I’ll just wait to see if someone else responds first. A message from my dad to my brother and I, seeing if one of us wants to go to dinner? I’ve got a family and my brother isn’t married so I’ll just wait it out and let him reply first. A personal text message from my neighbor that I don’t know very well asking if I can take out his trash this week while he’s gone on a trip? I don’t even know this guy that well, but it would be pretty rude of me not to respond. I’ll text him back and let him know I can do it. 

What dead horse is being beaten here? If we want to be effective Christians, we must avoid mass communications and take on the burden of personal invitation. Over and over we see Christ doing this very thing: looking someone in the eye and saying to them specifically, “Follow me.” If we want to be Christ-like, we must do what Christ did. We must invite men personally.

Cast the Vision 

When it comes to inviting another person to join you in something that you know will be difficult for them, it is best practice to cast a clear vision before you make the invitation. For example, before you invite a man to take up Exodus 90, make it clear to them why in the world they would ever participate. Take a look at how different invitation 1 sounds from invitation 2 and 3.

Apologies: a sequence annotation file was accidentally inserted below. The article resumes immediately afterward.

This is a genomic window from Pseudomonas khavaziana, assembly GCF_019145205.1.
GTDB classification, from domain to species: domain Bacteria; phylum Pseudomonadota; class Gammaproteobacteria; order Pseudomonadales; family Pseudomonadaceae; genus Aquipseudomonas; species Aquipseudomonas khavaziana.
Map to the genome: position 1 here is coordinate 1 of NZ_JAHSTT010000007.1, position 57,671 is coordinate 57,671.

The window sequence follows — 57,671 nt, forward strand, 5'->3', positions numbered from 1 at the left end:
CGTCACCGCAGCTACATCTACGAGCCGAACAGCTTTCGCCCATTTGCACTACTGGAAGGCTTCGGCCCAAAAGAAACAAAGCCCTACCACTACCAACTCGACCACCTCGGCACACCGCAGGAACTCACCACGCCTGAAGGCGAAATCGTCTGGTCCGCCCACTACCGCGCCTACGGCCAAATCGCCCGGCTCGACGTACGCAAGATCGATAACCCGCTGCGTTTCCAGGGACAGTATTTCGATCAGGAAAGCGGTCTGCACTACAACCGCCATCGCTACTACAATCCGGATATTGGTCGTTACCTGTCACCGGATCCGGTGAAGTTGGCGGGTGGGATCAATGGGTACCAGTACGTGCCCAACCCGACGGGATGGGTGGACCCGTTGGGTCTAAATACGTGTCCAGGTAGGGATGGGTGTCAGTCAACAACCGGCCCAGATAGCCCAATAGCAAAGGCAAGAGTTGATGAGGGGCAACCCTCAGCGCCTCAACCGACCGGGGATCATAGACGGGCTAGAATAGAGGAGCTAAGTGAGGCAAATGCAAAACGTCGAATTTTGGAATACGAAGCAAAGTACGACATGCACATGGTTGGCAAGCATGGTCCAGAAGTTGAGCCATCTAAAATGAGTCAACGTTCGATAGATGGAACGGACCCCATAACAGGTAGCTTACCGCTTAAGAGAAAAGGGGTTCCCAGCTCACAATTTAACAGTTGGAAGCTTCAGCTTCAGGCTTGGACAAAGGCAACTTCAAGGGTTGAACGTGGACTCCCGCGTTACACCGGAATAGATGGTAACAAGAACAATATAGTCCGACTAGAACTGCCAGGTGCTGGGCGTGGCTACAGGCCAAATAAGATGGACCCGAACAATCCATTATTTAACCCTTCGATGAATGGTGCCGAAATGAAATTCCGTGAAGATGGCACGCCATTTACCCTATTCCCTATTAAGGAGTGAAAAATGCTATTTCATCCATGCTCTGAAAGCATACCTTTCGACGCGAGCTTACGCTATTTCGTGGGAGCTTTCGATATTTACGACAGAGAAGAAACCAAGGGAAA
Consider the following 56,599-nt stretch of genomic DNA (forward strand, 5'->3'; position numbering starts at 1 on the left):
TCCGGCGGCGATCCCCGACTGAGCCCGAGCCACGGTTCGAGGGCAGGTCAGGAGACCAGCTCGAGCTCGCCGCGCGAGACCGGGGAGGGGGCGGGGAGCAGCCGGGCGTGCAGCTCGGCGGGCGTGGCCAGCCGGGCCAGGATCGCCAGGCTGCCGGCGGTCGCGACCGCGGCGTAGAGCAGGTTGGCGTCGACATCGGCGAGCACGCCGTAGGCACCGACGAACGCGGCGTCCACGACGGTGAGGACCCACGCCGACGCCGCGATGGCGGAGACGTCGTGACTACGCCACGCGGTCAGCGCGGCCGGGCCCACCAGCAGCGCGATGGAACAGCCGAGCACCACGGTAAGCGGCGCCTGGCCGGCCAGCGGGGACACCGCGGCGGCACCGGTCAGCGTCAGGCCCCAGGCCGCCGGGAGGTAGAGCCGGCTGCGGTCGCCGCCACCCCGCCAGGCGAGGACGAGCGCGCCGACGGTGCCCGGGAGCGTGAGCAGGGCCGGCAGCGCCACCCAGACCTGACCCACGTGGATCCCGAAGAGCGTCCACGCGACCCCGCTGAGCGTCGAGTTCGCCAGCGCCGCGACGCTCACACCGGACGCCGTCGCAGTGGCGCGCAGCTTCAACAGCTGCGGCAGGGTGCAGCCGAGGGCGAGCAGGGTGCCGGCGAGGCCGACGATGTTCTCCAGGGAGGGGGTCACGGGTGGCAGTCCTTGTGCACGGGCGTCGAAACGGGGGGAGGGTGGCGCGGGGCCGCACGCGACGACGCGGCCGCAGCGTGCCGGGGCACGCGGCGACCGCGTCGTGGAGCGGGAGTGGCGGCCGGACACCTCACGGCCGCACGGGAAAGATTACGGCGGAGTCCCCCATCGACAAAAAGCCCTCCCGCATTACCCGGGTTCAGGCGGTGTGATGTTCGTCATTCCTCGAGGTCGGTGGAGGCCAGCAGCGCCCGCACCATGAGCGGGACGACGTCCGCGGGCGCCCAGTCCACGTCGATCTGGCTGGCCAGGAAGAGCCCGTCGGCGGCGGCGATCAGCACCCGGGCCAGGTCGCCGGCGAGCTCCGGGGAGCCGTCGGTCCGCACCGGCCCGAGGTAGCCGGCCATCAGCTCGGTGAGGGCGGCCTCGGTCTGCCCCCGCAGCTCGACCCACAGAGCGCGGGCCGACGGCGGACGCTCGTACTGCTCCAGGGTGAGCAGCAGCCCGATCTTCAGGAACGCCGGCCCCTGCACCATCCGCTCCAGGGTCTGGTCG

Invite 1. 

Hey Eric, do you want to do Exodus 90 with me? You’ll have to give up beer and take cold showers for 90 days. What do you think?

Invite 2. (Eric as a good friend)

Hey Eric, I know you’ve been struggling with life recently. I heard about this thing that promises greater freedom from the things of this world in just 90 days. It’s hard, but the results are worth it. I’m jumping in on this, want to join me?

Invite 3. (Eric as an acquaintance)

Hey Eric, It’s so tough to be a great husband and father these days. I found this thing that promises that I’ll be a better husband and a better father in just 90 days if I dig in and stick to it. I’ve decided that no matter how hard it is, my wife and children are totally worth it. I thought you might be of the same mindset. it’s called Exodus 90; would you be up for taking it on with me over the next three months? I know it will be hard, and I know I’ll need good brothers alongside me, which is why I’m asking you in particular. What do you think?